Key Point: "Opposition to establishing New Hampshire’s minimum wage at $8.25 appeared minimal outside the Statehouse yesterday...a recent University of New Hampshire poll showed 76 percent of respondents favoring the move. The bill has a diverse coalition of backers including churches, unions and advocates for women, children and poor people.
"People interviewed yesterday in Derry unanimously supported the move."
Eagle Tribune: People are showing support for N.H. minimum wage increase
February 12, 20013
By John Toole
Opposition to establishing New Hampshire’s minimum wage at $8.25 appeared minimal outside the Statehouse yesterday.
New Hampshire now follows the federal minimum wage of $7.25 an hour, the lowest in New England.
House lawmakers convened a hearing on House Bill 1403 that calls for establishing the minimum wage at $8.25 next year and $9 in 2016.
If the Legislature approves the measure, which Gov. Maggie Hassan supports, New Hampshire only would lag Vermont at $9.10 an hour. Massachusetts and Maine would remain at $8 an hour and $7.50 an hour, respectively.
The Business and Industry Association has lumped the proposed minimum wage with other bills the group said would “move New Hampshire backward, resulting in the Granite State becoming a a less welcoming place for businesses to start up, grow or locate.”
But a recent University of New Hampshire poll showed 76 percent of respondents favoring the move. The bill has a diverse coalition of backers including churches, unions and advocates for women, children and poor people.
People interviewed yesterday in Derry unanimously supported the move.
“I think $8.25 an hour is still kind of low the way the cost of living is and the economy,” Peter Grasso of Derry said.
Grasso remembered working a $4-an-hour minimum wage job with Kentucky Fried Chicken years ago, before he got a 10-cent raise after eight months.
Douglas Blair of Londonderry said he supports the proposed increase.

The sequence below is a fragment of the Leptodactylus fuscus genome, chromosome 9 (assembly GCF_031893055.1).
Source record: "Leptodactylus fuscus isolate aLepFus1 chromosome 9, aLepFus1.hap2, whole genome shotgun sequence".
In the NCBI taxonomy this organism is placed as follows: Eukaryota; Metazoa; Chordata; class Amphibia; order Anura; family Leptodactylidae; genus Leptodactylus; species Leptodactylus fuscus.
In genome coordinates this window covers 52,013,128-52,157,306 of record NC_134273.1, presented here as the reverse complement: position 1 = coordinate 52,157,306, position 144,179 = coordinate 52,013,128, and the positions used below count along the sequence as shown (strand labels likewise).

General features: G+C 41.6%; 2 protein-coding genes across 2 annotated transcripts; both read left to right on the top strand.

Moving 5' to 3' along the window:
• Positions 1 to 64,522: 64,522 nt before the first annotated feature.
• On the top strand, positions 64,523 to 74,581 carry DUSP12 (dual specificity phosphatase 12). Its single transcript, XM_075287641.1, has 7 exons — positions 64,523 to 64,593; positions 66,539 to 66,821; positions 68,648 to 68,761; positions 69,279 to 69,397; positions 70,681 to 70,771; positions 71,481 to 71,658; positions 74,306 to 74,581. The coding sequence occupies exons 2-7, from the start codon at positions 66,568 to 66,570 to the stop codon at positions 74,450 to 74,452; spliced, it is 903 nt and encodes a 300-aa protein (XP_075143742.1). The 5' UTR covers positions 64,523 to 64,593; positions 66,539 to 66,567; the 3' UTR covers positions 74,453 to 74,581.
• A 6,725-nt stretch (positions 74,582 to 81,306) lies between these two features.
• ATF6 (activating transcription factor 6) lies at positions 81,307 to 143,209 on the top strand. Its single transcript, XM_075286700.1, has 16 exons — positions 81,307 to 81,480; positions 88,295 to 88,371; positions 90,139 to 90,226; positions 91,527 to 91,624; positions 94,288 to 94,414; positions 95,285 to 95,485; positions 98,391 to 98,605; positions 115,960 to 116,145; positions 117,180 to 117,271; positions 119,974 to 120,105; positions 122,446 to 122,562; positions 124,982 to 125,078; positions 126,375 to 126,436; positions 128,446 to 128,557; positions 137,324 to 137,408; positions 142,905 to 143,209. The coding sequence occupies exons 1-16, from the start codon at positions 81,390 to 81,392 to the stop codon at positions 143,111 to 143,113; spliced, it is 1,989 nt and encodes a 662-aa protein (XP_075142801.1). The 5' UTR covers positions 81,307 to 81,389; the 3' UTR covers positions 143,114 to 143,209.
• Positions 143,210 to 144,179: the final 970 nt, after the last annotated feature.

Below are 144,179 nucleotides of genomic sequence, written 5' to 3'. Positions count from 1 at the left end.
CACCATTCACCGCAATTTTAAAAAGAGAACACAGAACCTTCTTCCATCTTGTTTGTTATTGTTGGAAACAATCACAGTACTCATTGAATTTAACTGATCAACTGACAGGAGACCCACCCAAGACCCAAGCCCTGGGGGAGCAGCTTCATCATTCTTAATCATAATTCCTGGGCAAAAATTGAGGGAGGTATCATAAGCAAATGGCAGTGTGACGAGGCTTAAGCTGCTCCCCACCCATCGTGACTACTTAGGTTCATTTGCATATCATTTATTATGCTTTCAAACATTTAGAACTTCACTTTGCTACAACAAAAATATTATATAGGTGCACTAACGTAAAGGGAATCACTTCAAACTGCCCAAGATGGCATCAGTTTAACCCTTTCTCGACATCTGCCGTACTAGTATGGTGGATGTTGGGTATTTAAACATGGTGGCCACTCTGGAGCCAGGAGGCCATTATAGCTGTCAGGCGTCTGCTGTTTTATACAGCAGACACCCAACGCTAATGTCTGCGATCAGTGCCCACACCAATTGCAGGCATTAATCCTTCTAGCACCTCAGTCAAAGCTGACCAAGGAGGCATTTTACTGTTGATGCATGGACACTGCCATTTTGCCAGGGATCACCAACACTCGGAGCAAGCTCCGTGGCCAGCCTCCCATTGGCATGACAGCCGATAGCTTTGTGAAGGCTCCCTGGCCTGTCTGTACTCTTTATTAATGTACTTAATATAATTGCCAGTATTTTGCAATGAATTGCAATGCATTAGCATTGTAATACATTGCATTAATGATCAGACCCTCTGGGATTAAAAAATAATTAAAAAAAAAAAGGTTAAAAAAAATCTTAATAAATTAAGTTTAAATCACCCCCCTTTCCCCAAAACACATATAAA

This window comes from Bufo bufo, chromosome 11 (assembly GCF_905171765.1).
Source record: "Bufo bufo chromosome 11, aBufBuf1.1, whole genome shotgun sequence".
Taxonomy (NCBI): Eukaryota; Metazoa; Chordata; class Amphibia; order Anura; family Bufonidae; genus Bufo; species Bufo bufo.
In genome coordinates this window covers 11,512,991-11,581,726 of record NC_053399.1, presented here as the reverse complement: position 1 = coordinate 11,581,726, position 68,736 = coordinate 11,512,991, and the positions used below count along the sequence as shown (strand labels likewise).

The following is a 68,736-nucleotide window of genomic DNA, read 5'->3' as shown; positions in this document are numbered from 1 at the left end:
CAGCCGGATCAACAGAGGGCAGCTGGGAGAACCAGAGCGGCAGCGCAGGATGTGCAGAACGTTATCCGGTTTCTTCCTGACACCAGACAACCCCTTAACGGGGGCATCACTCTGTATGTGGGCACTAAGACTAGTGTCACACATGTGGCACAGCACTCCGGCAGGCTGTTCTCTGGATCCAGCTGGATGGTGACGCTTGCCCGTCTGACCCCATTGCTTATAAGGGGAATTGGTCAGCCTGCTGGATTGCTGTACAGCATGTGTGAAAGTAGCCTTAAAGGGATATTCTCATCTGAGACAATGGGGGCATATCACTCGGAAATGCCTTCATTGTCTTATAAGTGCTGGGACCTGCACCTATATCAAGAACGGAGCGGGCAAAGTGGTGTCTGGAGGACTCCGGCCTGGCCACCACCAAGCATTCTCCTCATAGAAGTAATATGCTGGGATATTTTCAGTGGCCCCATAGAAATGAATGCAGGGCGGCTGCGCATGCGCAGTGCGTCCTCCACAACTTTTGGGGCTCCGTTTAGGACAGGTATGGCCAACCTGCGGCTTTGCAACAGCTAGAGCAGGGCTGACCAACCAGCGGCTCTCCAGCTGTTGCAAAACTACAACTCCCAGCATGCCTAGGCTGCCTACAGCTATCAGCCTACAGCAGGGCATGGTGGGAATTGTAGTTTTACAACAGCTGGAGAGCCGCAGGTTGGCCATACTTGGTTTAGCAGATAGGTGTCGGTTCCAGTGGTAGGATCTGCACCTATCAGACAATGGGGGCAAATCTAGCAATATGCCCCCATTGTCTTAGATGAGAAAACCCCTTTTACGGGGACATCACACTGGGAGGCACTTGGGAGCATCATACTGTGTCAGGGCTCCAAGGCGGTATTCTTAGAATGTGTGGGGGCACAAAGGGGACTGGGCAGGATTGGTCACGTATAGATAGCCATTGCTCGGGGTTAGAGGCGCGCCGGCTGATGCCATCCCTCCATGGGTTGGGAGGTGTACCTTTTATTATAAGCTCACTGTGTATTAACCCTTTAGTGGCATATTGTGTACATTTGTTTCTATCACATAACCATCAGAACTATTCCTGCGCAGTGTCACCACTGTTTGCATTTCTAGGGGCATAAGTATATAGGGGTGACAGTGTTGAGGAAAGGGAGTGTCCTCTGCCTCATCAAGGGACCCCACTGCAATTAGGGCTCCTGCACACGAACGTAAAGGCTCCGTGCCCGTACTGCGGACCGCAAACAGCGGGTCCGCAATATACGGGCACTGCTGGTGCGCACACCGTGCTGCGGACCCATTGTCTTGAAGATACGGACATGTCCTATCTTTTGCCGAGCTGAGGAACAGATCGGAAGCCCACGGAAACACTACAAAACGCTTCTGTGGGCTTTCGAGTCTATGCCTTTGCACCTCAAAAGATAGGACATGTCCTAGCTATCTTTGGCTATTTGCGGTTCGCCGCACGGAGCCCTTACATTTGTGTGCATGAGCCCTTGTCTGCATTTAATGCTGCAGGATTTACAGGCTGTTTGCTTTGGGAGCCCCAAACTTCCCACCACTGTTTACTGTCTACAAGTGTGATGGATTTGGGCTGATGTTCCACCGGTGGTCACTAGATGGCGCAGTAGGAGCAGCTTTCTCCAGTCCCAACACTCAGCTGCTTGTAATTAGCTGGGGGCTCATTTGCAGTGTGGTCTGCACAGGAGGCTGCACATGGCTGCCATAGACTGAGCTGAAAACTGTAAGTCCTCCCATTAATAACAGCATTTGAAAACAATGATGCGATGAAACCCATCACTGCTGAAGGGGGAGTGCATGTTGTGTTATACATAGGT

“It would get people out, accepting the low-end jobs,” Blair said.
Where the minimum wage is now kids won’t take jobs because they think they are worth more, he said.
“That would be a great thing,” said Ginny Parsons of Derry about the potential increase. “Everyone wants more money. It would be nice for them to raise it for once.”
Robert Maxwell of Londonderry said he supports the increase.
“Ask people who work a 40-hour-a-week job at McDonald’s or in food services, and see how they are living,” Maxwell said.
Randi Murphy of Derry agreed with Maxwell.
“Seven dollars and 25 cents is kind of hard to live off,” Murphy said.
Peter Crowley of Derry said he would definitely raise the minimum wage.
“People don’t make enough money to live on,” Crowley said.
Bill Jenkins of Concord said it’s a good idea.
“Given the economy and lack of money most people have,” Jenkins said.
“I think it’s a great idea,” said Eve Breault of Derry. “My only problem is the people who are already working. Is my pay going up, too? Are we going to get a comparable raise also?”
But she’s on board with the increase.
“It’s about time,” Breault said. “You can’t afford to live in New England on the minimum wage now.”
Despite the Business and Industry Association’s opposition, businesses contacted yesterday showed commerce interests are split on the issue.
“This wouldn’t affect me,” said Francis Moreau, owner of Ace Upholstery Inc. in Salem. “I can’t get anybody at minimum wage “I’m not opposed to raising it. I don’t see how people can survive on the minimum wage.”
He sees potential benefits for his business.
“Maybe they’d be able to have something upholstered,” he said of workers in line for the increase.
Jim Desjardins, owner of Daisy Cleaners in Salem, said it really doesn’t affect his staff.
“They are well beyond minimum wage,” Desjardins said.
He also wonders how people make ends meet working full time at minimum wage.
“Clearly, people can’t live off the minimum wage,” he said.
Desjardins predicts the expense would be passed along to consumers, if the minimum wage is hiked.
He doesn’t expect business will suffer for cleaners like himself, because customers paying to have clothes cleaned typically are earning above minimum wage.
Blake Ruggerio, owner of Romano’s Pizza in Salem, wasn’t hanging on the results of the political debate.
“This doesn’t really affect me, so I have no opinion on it,” Ruggerio said.
He said he didn’t see it affecting the business.
“Most of the employees are getting more than minimum wage,” he said.
The owner of Signs Now New Hampshire in Pelham, Chuck Raz, didn’t see a big affect on his business or workforce.
“We don’t have anybody at that,” Raz said of the minimum wage.
Raz would prefer the politicians leave the pay issue to the market.
“Let the market bear what it can bear,” Raz said. “I’m against it. This is New Hampshire, you know. Live free or die.”